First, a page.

Google’s Maps team has made fantastic advances in surveying and mapping seemingly every square inch of navigable ground on the planet. But for mobile users, those maps have always stopped just short of indoor spaces — until now.
Google Maps 6.0 for Android launched Tuesday with a bold initiative: indoor mapping. Partnering at launch with a selection of businesses and public service structures, the new mobile Maps version allows users to see the entire layout of a mapped building, switch between floor plans if the structure has multiple levels, and locate indoor points of interest like retail stores, bathrooms and ATMs.
Obviously, indoor mapping is only useful when the building you’re navigating is big enough to warrant it. To this end, Google has partnered with more than 25 major businesses that handle large crowds on a regular basis — major travel sites like San Francisco International and Chicago’s O’Hare airports, as well as giant retailers like Macy’s and Bloomingdale’s.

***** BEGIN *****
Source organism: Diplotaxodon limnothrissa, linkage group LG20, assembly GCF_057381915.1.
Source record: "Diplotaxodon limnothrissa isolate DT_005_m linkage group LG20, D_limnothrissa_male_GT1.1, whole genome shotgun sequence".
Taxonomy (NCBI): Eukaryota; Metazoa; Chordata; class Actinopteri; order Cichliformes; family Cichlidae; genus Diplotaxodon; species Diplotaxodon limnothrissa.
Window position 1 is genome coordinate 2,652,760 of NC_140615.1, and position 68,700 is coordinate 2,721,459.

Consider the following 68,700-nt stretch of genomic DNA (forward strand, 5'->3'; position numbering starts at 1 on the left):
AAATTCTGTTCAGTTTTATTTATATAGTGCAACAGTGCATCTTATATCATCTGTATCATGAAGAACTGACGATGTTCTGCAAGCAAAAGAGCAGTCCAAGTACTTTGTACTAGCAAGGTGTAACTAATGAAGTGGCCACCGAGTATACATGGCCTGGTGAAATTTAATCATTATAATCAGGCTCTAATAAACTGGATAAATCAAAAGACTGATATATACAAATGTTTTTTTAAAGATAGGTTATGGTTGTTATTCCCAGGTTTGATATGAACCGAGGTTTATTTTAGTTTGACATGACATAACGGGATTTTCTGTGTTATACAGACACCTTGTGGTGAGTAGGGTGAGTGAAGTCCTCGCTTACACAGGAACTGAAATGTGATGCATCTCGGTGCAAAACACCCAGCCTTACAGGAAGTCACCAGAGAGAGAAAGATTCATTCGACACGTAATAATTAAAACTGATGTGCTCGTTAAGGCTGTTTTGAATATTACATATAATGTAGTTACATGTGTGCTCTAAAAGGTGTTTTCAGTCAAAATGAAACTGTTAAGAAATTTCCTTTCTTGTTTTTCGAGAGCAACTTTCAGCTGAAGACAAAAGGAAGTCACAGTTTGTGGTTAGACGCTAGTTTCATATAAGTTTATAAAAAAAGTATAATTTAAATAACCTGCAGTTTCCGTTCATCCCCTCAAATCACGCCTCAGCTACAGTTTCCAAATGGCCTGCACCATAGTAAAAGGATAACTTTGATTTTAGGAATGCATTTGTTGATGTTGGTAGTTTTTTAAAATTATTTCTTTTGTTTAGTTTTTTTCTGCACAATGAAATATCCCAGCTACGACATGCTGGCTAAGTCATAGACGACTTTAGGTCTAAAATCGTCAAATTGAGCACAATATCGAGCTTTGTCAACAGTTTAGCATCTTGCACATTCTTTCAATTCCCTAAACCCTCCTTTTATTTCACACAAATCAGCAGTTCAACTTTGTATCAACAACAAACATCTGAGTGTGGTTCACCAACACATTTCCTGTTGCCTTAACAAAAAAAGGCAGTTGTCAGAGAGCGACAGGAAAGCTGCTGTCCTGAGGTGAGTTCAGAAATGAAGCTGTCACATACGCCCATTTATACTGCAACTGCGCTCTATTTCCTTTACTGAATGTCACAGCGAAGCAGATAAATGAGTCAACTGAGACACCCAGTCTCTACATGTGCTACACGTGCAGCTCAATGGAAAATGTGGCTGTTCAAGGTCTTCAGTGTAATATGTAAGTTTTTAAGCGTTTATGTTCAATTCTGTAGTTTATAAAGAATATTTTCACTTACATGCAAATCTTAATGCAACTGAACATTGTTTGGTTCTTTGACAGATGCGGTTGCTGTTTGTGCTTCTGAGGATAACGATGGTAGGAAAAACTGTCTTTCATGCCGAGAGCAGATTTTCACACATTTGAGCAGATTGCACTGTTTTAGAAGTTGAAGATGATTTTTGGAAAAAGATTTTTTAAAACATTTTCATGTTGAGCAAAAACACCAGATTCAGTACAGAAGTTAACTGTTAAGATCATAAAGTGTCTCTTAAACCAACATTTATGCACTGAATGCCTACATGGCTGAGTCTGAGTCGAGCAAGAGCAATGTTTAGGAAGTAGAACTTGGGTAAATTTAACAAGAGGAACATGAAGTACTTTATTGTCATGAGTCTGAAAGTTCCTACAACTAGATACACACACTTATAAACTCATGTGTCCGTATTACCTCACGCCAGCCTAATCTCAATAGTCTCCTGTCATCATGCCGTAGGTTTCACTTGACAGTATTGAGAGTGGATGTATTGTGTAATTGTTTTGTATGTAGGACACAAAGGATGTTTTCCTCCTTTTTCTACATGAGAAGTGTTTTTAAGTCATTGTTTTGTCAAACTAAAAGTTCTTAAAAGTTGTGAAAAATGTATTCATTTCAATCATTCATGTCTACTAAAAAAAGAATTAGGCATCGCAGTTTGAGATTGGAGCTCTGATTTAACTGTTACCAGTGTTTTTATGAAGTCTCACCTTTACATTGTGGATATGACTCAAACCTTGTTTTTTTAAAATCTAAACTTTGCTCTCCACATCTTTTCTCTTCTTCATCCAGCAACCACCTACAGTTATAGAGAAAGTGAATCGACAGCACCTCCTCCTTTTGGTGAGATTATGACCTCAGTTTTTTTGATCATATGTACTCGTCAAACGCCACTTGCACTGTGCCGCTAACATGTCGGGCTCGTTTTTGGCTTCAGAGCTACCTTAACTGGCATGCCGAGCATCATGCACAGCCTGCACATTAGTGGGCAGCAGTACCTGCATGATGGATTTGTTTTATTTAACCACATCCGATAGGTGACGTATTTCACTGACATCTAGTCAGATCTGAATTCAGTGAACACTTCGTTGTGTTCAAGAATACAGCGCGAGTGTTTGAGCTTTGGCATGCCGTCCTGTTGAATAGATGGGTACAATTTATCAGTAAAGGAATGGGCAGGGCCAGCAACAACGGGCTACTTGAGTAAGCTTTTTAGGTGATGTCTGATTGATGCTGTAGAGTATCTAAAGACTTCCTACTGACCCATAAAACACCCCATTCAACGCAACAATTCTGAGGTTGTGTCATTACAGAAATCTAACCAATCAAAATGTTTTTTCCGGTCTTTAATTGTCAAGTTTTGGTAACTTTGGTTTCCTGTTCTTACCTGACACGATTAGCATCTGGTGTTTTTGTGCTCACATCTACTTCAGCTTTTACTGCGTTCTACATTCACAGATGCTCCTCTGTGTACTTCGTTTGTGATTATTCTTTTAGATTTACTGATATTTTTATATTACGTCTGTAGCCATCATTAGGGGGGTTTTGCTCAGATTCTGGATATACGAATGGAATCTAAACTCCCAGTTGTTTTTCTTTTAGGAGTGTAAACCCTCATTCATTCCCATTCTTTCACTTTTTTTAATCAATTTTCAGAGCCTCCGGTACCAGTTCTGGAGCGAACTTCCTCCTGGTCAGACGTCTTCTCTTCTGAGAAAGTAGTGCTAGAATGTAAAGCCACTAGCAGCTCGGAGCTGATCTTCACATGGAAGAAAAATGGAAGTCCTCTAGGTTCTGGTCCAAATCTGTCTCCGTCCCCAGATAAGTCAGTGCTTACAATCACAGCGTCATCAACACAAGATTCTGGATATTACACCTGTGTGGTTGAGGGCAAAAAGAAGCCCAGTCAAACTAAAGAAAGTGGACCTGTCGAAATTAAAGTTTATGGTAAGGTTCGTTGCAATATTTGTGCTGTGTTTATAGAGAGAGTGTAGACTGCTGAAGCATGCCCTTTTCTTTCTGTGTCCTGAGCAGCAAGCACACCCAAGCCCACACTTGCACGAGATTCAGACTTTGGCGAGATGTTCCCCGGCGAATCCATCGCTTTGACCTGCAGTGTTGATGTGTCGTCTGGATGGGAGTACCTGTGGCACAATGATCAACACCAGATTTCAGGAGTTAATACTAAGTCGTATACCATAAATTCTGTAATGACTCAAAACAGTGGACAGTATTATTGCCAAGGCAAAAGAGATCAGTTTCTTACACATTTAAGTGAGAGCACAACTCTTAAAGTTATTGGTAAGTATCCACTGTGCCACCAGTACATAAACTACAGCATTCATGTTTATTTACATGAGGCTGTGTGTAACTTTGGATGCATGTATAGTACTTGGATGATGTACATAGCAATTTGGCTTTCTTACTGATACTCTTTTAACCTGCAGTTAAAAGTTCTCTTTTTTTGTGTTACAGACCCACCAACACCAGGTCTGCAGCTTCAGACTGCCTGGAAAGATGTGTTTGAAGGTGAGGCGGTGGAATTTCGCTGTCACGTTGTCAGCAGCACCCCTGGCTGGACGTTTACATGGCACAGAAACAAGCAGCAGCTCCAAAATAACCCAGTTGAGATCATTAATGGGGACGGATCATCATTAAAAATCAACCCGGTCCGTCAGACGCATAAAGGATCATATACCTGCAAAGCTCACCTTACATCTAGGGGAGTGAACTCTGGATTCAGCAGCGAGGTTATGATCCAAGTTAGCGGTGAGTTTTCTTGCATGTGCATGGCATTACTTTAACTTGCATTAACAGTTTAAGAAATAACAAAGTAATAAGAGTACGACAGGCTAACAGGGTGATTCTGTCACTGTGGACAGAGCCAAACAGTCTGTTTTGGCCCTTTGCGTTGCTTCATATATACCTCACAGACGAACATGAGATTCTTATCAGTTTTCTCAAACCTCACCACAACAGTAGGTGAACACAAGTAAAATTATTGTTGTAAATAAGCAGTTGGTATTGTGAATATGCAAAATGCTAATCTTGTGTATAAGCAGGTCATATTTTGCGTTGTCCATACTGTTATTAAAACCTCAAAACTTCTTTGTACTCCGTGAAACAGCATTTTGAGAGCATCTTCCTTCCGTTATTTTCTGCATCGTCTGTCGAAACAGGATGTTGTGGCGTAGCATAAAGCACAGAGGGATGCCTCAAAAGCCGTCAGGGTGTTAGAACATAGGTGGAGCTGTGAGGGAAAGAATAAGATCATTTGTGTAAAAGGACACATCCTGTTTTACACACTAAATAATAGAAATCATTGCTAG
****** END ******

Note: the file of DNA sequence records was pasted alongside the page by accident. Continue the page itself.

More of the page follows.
Considering the layers of thick concrete and steel holding up some of these buildings, it’s been difficult for Google to get its location-aware technology up to snuff. “GPS is unreliable and doesn’t work well indoors,” said Maps project manager Steve Lee in an interview. “We used similar information to how we’ve implemented the navigation ‘blue dot’ feature in the past, and we’ve been able to improve the accuracy indoors, at an accuracy of about 5 to 10 meters.”
While half of the initiative begins in U.S. structures, Google is simultaneously launching in Japan, covering Tokyo’s massive underground subway network and retail shopping centers (an area where new visitors definitely need a map). While version 6.0 isn’t covering U.S. transit, Lee says the Japanese transit coverage “can give us a sense for what’s in store for the future.”
While it’s just a beginning, Google has also launched a beta tool that allows businesses to upload their own floor plans to the Maps database. Slowly but surely, Google hopes to entice more businesses and major indoor areas of interest — both small and large — to opt in for indoor mapping. Of course, these are private spaces, not freely accessible public roads, so it’s an initiative for the long haul.
The update is currently available in the Android Market for phones and tablets running Android version 2.1 and up.
Posted by Janine E. Mooney
November 29, 2011